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One of the most re-watchable movies of all time. It’s got a better plot than nearly every movie on this list and also manages to bring together a deep cast of characters and give each one their moment to shine. I have a hard time believing there will ever be an X-Men movie better than this one. The opening scene with Nightcrawler (Allen Cumming) in the White House is still the best opening to a superhero movie ever.

FAVORITE MOMENT: Too many to choose from… so I’ll just give them all:

1) The aforementioned opening scene.

2) Wolverine (Hugh Jackman) going berserk on soldiers in the mansion.

3) Magneto (Ian McKellen)’s escape from an all plastic prison.

4) Pyro (Aaron Stanford) fighting off the police.

5) Storm (Halle Berry) creating tornadoes while also piloting the X-Jet.

6)  Mystique (Rebecca Romijn) flipping Stryker (Brian Cox) the bird while sneaking into his underground facility.

7) The fight between Wolverine and Deathstrike (Kelly Hu).

8) The ending that sees Jena Grey (Famke Janssen) “sacrifice herself” to save the team.

1. Batman Begins (2005)

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Can you tell who my favorite superhero is? Not only did this movie manage to make Batman cool again after Joel Schumacher’s Batman & Robin nearly ruined him, but it also brings a more realistic flare to superhero films. Christopher Nolan does a magnificent job using non-linear filmmaking to tell the ultimate superhero origin story while Christian Bale, Michael Caine, and Cilian Murphy are perfect as Bruce Wayne, Alfred, and The Scarecrow.  The two sequels may get more attention, but both posses more flaws then this movie, which in my opinion has none. Some might dislike the fact that the Batman himself doesn’t make an appearance until an hour in, but I argue that the scenes where Bruce receives his training from Liam Neeson are just as good if not better. The plot twist that involved Liam Neeson’s Henri Dukard actually being the mastermind main-villain, Ra’s al Guhl, is still arguably the best in the genre.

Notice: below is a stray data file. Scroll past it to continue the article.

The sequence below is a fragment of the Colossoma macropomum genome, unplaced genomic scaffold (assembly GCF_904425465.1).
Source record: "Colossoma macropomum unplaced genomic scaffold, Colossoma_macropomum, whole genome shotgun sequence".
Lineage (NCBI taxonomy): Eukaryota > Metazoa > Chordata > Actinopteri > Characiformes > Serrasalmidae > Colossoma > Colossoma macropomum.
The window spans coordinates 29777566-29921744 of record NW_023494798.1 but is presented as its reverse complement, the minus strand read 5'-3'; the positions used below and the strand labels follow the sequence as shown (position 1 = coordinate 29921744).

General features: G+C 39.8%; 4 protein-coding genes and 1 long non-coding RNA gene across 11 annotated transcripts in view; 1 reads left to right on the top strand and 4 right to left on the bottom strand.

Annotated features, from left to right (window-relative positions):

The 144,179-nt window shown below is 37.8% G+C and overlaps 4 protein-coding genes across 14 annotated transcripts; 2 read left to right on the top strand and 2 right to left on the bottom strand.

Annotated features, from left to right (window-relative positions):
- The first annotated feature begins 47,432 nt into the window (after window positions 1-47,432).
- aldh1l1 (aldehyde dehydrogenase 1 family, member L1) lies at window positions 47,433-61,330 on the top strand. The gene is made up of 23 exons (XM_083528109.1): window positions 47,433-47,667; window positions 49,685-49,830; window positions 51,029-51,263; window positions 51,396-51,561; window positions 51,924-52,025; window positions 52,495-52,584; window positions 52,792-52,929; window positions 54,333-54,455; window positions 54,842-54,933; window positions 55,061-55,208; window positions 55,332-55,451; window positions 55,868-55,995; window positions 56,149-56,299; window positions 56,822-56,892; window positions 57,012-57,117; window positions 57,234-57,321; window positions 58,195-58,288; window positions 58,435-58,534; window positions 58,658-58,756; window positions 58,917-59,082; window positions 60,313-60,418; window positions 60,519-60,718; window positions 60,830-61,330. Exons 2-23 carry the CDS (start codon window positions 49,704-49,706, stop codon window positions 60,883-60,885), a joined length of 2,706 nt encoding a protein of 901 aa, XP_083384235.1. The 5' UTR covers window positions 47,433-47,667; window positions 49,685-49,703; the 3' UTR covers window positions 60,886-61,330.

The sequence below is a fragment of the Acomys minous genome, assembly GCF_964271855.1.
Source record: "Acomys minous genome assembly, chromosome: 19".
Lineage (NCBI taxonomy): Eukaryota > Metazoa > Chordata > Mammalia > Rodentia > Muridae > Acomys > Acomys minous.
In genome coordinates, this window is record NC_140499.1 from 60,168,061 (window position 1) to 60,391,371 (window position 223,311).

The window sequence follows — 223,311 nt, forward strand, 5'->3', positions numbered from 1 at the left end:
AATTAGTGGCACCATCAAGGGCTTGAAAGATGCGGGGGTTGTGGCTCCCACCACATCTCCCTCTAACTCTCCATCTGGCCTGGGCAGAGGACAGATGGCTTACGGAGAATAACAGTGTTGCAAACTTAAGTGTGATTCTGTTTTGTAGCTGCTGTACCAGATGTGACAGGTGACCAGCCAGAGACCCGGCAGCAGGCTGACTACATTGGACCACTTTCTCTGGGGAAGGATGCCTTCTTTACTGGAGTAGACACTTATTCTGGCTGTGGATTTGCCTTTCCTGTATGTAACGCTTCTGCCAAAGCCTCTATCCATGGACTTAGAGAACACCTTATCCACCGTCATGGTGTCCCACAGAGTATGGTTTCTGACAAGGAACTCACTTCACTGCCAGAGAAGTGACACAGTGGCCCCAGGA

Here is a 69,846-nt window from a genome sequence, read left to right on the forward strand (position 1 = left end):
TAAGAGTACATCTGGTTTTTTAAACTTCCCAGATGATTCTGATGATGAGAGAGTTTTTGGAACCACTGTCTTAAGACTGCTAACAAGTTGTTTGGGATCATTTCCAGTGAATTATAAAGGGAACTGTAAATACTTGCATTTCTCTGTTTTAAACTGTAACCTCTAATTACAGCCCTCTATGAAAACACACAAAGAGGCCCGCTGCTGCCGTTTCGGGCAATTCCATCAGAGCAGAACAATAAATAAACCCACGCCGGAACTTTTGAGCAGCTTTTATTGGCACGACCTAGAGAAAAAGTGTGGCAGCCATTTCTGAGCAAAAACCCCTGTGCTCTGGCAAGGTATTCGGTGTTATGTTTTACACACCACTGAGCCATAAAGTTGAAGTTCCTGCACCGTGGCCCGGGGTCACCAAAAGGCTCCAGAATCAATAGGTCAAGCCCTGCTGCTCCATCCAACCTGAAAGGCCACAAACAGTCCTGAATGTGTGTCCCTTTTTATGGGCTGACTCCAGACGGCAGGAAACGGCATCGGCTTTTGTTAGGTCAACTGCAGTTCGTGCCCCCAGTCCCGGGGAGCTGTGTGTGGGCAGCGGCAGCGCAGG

FAVORITE MOMENT: Batman makes his first appearance in the film, roughing up some mobsters while scaring the pure Hell out of them at the same time. The ending exchange between Jim Gordon (Gary Oldman) and Batman is a close second…

Gordon:  “I never got a chance to thank you.”

Batman: “And you’ll never have to.”

… Cue Fan boys tears and applause.

HONORABLE MENTION: X-Men (2000), Man of Steel (2013), Amazing Spider-Man (2012), Blade (1998), The Wolverine (2013), Dredd (2012), Kick Ass (2010), Thor (2011), Ant-Man (2015)

Ok, that’s my list that I will undoubtedly be changing in another 2 years after the hoard of superhero movies that arrives in 2016. Check out my disgruntled list of the Top 15 worst superhero movies and feel free to comment or follow me on Facebook.

My (UPDATED) Top 15 Favorite Superhero Movies

Trainwreck Review

Trainwreck_posterLike it or not, Amy Schumer is on the rise. After hosting the 2015 MTV Movie Awards and landing a successful sketch comedy show, it’s hard to ignore the potty mouthed comedian. For me, Schumer’s brand of mostly sexual humor is hit or miss. But with a hefty cast and seasoned director Judd Apatow (The 40-Year-Old Virgin, Knocked Up), I had high expectations for Schumer’s first venture onto the big screen.

Schumer stars as Amy, seemingly a caricature of herself in her stand-up routines. Amy spends her days working for her shallow boss (Tilda Swinton like you’ve never seen her before) at a raunchy magazine and her nights being a promiscuous alcoholic. Her conservative sister (Brie Larson) frowns upon her behavior and her foul mouthed father is a direct negative influence (Colin Quinn). In true romantic comedy fashion, her life takes a turn when she begins to fall for a dinky, yet charming athletic surgeon (Bill Hader) who just happens to be bff’s with NBA superstar Lebron James.

Schumer wrote the film. And like with her stand-up and her sketch comedy, her jokes are often hit and/or miss depending on who you are. Sometimes she’s awkwardly hilarious and other times her gags feel redundant or misplaced. But for the most part, Schumer shines in her writing. The story feels refreshing even though we’ve seen this Hitch routine before. And her characters are all relatively likable or entertaining even if their actually lousy people (Swinton and Quinn’s characters in particular). The cast, from charismatic comedian Bill Hader to a surprisingly funny Lebron James, all shine throughout and help make the movie feel less like the predictable rom-com, even if it is relatively formulaic.

In true Judd Apatow fashion, the movie feels a bit long. It also seems a bit odd that a film written by a woman who frequently professes no shame in a crazy, bachelorette lifestyle, would spend an hour and a half virtually shaming the behavior. It kind of seemed like a missed opportunity to address the double standards in the behaviors of single men and women. But anywho… a raunchy romantic comedy is what Schumer wrote, and a raunchy romantic comedy is what you get; filled with all of the laughs and endearing moments that a watchable film in the genre should have, but without anything truly unique.